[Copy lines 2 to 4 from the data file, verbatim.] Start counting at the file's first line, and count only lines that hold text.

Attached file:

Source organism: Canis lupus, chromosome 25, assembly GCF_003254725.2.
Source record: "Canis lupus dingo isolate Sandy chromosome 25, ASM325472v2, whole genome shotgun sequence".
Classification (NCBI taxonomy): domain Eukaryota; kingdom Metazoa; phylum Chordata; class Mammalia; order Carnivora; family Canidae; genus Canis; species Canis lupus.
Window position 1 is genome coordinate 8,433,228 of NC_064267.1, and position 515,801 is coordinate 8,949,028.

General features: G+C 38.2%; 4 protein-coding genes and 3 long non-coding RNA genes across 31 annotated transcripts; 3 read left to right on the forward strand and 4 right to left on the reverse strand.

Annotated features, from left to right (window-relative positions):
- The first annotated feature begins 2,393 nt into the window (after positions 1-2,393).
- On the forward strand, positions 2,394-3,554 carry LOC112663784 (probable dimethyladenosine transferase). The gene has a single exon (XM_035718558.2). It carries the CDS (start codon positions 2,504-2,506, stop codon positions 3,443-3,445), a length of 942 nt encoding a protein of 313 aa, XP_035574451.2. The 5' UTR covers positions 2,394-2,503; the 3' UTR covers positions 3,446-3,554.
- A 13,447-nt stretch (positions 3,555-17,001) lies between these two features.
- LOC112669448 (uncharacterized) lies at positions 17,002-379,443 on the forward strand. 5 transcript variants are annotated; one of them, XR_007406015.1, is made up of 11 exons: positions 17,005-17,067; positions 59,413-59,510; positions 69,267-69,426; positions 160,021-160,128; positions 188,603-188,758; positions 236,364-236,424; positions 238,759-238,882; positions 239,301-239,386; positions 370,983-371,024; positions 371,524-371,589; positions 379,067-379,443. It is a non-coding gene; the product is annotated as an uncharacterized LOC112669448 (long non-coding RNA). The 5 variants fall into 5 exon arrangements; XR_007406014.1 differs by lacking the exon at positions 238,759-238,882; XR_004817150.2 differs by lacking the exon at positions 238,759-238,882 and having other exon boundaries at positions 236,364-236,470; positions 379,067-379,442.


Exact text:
Source record: "Canis lupus dingo isolate Sandy chromosome 25, ASM325472v2, whole genome shotgun sequence".
Classification (NCBI taxonomy): domain Eukaryota; kingdom Metazoa; phylum Chordata; class Mammalia; order Carnivora; family Canidae; genus Canis; species Canis lupus.
Window position 1 is genome coordinate 8,433,228 of NC_064267.1, and position 515,801 is coordinate 8,949,028.